Man Aman Singh Chhina profiles the 21 SF, the Indian Army unit that raided Naga militant camps deep inside Myanmar early on Tuesday to inflict ‘significant casualties’ on those who killed 18 soldiers of the 6 Dogra on June 4.
The regimen of a Special Forces operative is vastly different from that of a regular soldier — much tougher, and which does not end with the initial training at the Special Forces Training School in Himachal Pradesh.
For a battalion like 21 SF, training and adapting to new fighting techniques is an ongoing process at in-house modules as well as at the Counter Insurgency and Jungle Warfare School, Vairangate, Mizoram.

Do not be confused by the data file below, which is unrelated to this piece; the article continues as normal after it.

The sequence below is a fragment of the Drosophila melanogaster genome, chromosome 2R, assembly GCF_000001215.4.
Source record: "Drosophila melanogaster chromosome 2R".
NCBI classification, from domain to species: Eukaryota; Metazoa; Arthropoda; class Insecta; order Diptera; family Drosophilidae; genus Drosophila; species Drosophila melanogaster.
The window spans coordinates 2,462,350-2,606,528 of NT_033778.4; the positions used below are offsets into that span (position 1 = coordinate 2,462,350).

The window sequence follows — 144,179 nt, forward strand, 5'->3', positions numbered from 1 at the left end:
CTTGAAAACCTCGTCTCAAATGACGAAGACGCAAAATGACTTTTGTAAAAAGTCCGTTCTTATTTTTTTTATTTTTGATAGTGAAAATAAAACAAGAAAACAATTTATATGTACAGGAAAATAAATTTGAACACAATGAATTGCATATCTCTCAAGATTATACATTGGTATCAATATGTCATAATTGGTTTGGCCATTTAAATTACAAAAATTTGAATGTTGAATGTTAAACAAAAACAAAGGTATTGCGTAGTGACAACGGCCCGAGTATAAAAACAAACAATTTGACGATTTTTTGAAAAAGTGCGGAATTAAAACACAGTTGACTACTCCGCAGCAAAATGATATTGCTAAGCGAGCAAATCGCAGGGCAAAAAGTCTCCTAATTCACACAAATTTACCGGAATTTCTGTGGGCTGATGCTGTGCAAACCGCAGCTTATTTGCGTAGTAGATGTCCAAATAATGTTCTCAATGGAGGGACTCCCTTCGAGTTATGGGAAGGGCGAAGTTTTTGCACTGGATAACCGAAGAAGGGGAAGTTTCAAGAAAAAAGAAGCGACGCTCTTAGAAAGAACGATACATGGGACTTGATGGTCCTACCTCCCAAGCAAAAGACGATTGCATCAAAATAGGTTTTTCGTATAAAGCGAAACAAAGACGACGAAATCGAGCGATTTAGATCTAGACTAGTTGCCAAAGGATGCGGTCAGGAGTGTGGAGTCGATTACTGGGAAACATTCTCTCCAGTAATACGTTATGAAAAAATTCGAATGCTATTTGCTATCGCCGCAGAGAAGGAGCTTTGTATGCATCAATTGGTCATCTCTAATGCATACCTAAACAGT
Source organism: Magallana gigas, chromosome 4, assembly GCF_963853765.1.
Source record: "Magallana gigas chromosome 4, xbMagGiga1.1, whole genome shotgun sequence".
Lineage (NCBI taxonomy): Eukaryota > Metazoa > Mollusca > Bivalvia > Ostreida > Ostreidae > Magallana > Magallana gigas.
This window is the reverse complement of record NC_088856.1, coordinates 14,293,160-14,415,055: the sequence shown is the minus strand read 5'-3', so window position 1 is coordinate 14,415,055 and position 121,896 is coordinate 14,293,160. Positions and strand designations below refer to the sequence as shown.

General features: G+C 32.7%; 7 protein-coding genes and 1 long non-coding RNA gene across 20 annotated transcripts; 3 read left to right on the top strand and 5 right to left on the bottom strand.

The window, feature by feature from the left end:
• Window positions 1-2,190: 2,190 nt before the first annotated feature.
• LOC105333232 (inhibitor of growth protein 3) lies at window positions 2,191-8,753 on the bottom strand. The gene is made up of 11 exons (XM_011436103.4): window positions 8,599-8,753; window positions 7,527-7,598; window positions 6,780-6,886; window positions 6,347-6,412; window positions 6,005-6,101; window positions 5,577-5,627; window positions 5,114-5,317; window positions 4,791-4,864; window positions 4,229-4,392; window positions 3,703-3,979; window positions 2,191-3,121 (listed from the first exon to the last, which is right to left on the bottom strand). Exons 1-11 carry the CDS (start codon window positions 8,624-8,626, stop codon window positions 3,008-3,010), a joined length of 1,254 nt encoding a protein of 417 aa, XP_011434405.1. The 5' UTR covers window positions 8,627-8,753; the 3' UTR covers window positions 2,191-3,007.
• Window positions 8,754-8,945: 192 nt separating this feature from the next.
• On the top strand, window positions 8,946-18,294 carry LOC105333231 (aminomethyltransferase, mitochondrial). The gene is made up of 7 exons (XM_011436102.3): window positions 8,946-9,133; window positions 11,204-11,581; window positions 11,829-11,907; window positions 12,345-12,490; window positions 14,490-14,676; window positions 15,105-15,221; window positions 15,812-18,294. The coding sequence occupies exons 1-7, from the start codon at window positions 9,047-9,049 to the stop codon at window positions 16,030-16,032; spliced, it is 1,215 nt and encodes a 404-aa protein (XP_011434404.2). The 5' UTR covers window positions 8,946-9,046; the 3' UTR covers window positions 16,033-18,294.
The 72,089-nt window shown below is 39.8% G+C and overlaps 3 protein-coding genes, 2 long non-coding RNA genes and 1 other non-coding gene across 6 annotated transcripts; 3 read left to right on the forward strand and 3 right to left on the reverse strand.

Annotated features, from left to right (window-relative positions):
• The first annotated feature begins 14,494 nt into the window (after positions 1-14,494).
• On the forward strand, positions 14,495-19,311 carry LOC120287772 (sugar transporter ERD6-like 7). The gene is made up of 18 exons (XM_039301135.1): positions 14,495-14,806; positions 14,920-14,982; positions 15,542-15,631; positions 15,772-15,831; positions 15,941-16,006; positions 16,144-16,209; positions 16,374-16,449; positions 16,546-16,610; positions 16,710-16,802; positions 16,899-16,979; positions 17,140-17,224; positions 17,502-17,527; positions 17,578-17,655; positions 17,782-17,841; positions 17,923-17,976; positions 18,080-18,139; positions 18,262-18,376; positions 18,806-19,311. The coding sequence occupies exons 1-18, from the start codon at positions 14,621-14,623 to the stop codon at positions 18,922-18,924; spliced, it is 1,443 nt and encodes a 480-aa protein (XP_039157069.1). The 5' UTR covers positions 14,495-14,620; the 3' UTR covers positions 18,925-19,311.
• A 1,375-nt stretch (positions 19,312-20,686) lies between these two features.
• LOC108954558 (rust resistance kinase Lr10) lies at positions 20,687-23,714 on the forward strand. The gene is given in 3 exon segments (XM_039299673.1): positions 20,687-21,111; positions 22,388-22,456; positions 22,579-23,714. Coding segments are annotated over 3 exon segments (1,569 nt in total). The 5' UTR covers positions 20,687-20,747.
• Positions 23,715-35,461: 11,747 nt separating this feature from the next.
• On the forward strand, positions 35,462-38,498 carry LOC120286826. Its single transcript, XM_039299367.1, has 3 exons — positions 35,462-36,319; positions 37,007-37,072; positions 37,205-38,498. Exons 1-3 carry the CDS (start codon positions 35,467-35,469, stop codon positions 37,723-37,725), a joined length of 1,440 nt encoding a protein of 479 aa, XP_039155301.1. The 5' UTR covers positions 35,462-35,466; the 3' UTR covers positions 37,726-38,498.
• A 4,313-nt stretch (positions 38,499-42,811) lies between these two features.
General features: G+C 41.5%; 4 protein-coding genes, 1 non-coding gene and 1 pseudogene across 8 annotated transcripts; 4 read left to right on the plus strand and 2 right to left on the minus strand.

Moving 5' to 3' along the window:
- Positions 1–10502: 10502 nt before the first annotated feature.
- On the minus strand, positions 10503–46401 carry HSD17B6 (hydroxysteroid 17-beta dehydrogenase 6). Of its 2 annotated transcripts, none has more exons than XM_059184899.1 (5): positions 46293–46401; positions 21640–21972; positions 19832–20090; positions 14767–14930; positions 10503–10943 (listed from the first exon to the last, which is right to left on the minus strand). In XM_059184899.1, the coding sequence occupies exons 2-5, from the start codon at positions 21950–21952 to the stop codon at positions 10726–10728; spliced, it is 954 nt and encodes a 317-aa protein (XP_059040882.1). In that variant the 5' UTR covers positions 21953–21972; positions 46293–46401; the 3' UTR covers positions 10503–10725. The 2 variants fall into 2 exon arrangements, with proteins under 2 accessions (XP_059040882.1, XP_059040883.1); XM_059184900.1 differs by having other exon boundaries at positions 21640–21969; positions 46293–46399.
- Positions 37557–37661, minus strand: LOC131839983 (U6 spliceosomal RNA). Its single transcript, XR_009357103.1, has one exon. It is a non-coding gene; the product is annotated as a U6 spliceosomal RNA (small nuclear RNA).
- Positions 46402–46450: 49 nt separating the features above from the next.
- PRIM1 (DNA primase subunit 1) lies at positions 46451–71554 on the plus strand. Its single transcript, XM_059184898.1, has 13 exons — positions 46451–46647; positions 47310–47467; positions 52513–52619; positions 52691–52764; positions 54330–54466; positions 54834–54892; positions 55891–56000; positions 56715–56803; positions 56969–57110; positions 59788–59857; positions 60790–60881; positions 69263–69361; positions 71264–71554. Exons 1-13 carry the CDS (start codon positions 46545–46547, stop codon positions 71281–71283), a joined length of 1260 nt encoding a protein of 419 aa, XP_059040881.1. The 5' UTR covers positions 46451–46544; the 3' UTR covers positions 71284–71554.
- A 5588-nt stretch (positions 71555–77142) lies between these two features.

Like all SF battalions, 21 SF have to be adept at combat freefall from fixed wing aircraft or choppers. They must practise various modes of entering and exiting hostile territory on foot, vehicles or by air, and undergo freefall training with special parachutes.
Heliborne operations, like the one carried out in Myanmar, are the mainstay of any Special Forces battalion — troops are inserted and picked up by helicopters. The forces practise for such operations with Army aviation helicopters or IAF choppers.
For actual operations, assault teams are used. These are smaller in size and better equipped than sub-units of regular infantry battalions, and they train much harder too. Forced marches with 60 kg loads is not uncommon for an SF soldier. The SF assault teams are trained for unconventional and asymmetric warfare, and for survival under extreme conditions.